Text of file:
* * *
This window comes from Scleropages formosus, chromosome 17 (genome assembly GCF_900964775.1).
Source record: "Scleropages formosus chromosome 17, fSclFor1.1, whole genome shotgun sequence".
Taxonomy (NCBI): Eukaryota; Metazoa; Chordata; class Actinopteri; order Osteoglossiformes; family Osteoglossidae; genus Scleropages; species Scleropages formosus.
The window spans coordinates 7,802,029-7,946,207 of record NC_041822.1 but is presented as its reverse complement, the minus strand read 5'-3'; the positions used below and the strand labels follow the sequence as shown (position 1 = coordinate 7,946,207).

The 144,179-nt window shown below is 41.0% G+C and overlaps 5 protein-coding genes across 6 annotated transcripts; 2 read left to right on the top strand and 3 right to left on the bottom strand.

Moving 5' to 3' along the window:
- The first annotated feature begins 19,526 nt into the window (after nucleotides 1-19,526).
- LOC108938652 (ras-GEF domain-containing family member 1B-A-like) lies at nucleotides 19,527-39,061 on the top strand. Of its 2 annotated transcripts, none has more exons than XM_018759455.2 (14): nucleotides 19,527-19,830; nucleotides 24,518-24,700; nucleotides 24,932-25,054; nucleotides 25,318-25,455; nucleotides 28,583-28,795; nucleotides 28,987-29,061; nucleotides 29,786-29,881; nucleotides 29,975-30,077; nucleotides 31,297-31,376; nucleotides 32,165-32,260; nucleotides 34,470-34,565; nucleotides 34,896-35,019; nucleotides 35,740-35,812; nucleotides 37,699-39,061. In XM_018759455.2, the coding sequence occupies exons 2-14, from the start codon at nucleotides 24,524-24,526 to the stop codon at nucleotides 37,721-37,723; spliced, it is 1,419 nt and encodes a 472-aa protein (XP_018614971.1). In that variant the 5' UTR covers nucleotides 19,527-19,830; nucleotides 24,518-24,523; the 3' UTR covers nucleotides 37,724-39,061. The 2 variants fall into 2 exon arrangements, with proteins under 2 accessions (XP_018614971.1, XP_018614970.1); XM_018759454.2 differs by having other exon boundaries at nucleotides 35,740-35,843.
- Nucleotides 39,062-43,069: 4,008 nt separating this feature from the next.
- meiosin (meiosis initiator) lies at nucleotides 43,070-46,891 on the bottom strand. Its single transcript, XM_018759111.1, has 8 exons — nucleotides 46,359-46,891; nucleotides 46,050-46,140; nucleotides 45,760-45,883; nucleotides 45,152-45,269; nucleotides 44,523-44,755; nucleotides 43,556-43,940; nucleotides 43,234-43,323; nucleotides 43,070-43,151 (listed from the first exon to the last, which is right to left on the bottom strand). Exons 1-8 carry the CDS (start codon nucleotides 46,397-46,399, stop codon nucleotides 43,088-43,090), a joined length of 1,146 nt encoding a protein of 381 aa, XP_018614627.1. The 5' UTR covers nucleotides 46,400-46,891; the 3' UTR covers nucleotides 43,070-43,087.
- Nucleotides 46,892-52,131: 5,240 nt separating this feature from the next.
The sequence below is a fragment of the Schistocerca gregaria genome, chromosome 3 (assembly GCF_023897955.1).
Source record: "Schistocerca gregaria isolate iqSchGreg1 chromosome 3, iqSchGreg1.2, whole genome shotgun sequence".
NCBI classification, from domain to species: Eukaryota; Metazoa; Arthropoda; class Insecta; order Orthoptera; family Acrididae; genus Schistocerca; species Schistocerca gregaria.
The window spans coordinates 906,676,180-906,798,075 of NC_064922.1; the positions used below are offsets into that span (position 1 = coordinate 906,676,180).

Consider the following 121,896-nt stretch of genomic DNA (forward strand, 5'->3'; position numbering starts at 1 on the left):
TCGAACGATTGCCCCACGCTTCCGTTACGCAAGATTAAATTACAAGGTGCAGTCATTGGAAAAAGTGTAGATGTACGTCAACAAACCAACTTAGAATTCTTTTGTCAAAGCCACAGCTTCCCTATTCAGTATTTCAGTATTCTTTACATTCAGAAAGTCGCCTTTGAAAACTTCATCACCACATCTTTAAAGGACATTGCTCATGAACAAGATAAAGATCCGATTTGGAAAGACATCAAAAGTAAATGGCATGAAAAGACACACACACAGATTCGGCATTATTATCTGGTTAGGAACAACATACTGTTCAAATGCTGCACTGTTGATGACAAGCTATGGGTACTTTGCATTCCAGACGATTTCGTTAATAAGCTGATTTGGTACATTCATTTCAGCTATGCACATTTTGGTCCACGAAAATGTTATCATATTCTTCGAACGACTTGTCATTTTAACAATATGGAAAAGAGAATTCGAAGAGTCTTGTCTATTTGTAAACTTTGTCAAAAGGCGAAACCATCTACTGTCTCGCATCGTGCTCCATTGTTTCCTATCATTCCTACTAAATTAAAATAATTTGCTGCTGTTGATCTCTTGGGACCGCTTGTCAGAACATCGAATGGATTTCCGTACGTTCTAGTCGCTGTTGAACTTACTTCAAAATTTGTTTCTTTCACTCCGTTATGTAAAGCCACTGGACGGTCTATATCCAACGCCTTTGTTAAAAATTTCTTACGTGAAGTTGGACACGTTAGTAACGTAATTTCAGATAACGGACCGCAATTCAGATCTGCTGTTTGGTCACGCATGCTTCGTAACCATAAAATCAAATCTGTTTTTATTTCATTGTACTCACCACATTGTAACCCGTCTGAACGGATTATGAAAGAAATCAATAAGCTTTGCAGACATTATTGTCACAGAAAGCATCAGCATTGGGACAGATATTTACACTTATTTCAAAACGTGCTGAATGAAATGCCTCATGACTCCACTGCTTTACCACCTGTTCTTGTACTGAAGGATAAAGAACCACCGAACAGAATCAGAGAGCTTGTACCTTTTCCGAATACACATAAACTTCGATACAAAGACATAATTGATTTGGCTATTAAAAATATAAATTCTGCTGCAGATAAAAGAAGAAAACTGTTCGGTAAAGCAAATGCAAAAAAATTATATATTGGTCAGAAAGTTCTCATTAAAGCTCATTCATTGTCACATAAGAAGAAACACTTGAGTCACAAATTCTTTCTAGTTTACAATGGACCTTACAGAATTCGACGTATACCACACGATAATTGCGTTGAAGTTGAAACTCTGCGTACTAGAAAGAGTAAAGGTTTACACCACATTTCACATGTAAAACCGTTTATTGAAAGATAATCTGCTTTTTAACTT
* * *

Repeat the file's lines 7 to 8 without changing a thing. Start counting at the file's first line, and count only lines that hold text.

- The first annotated feature begins 19,526 nt into the window (after nucleotides 1-19,526).
- LOC108938652 (ras-GEF domain-containing family member 1B-A-like) lies at nucleotides 19,527-39,061 on the top strand. Of its 2 annotated transcripts, none has more exons than XM_018759455.2 (14): nucleotides 19,527-19,830; nucleotides 24,518-24,700; nucleotides 24,932-25,054; nucleotides 25,318-25,455; nucleotides 28,583-28,795; nucleotides 28,987-29,061; nucleotides 29,786-29,881; nucleotides 29,975-30,077; nucleotides 31,297-31,376; nucleotides 32,165-32,260; nucleotides 34,470-34,565; nucleotides 34,896-35,019; nucleotides 35,740-35,812; nucleotides 37,699-39,061. In XM_018759455.2, the coding sequence occupies exons 2-14, from the start codon at nucleotides 24,524-24,526 to the stop codon at nucleotides 37,721-37,723; spliced, it is 1,419 nt and encodes a 472-aa protein (XP_018614971.1). In that variant the 5' UTR covers nucleotides 19,527-19,830; nucleotides 24,518-24,523; the 3' UTR covers nucleotides 37,724-39,061. The 2 variants fall into 2 exon arrangements, with proteins under 2 accessions (XP_018614971.1, XP_018614970.1); XM_018759454.2 differs by having other exon boundaries at nucleotides 35,740-35,843.